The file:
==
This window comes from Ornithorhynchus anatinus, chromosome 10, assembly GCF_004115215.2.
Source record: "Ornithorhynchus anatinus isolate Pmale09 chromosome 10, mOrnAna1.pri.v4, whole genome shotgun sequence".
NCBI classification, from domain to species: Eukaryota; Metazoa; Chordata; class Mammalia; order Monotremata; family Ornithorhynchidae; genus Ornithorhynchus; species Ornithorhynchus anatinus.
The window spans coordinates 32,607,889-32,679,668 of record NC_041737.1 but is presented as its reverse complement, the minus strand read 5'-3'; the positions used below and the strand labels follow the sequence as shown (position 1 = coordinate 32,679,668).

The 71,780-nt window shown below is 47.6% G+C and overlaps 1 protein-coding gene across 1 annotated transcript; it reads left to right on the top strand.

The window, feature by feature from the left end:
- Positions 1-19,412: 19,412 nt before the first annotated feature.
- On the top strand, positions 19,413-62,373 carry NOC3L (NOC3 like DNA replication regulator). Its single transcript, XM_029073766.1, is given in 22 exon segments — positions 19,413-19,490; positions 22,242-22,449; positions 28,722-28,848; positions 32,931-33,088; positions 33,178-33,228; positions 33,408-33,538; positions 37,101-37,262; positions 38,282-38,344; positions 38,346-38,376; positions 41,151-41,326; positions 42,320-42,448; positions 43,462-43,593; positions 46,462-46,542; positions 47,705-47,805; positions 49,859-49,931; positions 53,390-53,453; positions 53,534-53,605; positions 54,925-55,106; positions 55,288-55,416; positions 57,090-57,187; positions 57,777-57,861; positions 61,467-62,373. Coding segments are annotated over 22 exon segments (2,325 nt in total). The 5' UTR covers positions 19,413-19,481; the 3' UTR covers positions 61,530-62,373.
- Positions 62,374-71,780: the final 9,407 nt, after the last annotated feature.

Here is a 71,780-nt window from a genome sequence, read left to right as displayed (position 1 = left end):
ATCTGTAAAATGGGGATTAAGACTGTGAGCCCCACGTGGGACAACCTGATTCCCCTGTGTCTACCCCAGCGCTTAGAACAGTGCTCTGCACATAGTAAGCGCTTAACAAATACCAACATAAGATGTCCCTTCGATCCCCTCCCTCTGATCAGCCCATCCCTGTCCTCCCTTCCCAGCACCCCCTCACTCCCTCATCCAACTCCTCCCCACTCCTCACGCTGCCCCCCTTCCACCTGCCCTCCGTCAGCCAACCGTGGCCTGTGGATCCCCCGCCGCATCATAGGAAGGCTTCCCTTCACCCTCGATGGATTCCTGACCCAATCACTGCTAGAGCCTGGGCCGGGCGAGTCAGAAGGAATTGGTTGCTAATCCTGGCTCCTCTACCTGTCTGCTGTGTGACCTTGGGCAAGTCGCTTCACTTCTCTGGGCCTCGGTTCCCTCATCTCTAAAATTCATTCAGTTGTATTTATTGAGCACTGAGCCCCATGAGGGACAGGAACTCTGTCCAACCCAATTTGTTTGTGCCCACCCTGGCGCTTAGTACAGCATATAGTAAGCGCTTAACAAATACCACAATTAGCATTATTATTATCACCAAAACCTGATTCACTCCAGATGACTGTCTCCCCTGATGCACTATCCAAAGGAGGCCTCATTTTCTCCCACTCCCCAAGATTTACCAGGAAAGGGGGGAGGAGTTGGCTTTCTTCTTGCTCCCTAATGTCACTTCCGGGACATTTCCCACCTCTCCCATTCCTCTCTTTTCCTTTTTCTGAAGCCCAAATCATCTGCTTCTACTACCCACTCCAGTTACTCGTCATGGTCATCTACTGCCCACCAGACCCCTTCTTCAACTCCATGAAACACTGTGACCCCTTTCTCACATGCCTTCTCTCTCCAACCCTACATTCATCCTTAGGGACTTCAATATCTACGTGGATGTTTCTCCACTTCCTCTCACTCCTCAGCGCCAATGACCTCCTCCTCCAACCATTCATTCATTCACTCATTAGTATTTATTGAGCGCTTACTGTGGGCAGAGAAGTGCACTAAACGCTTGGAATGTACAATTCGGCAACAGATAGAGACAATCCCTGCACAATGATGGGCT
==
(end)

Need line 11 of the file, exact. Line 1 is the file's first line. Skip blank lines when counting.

ATCTGTAAAATGGGGATTAAGACTGTGAGCCCCACGTGGGACAACCTGATTCCCCTGTGTCTACCCCAGCGCTTAGAACAGTGCTCTGCACATAGTAAGCGCTTAACAAATACCAACATAAGATGTCCCTTCGATCCCCTCCCTCTGATCAGCCCATCCCTGTCCTCCCTTCCCAGCACCCCCTCACTCCCTCATCCAACTCCTCCCCACTCCTCACGCTGCCCCCCTTCCACCTGCCCTCCGTCAGCCAACCGTGGCCTGTGGATCCCCCGCCGCATCATAGGAAGGCTTCCCTTCACCCTCGATGGATTCCTGACCCAATCACTGCTAGAGCCTGGGCCGGGCGAGTCAGAAGGAATTGGTTGCTAATCCTGGCTCCTCTACCTGTCTGCTGTGTGACCTTGGGCAAGTCGCTTCACTTCTCTGGGCCTCGGTTCCCTCATCTCTAAAATTCATTCAGTTGTATTTATTGAGCACTGAGCCCCATGAGGGACAGGAACTCTGTCCAACCCAATTTGTTTGTGCCCACCCTGGCGCTTAGTACAGCATATAGTAAGCGCTTAACAAATACCACAATTAGCATTATTATTATCACCAAAACCTGATTCACTCCAGATGACTGTCTCCCCTGATGCACTATCCAAAGGAGGCCTCATTTTCTCCCACTCCCCAAGATTTACCAGGAAAGGGGGGAGGAGTTGGCTTTCTTCTTGCTCCCTAATGTCACTTCCGGGACATTTCCCACCTCTCCCATTCCTCTCTTTTCCTTTTTCTGAAGCCCAAATCATCTGCTTCTACTACCCACTCCAGTTACTCGTCATGGTCATCTACTGCCCACCAGACCCCTTCTTCAACTCCATGAAACACTGTGACCCCTTTCTCACATGCCTTCTCTCTCCAACCCTACATTCATCCTTAGGGACTTCAATATCTACGTGGATGTTTCTCCACTTCCTCTCACTCCTCAGCGCCAATGACCTCCTCCTCCAACCATTCATTCATTCACTCATTAGTATTTATTGAGCGCTTACTGTGGGCAGAGAAGTGCACTAAACGCTTGGAATGTACAATTCGGCAACAGATAGAGACAATCCCTGCACAATGATGGGCT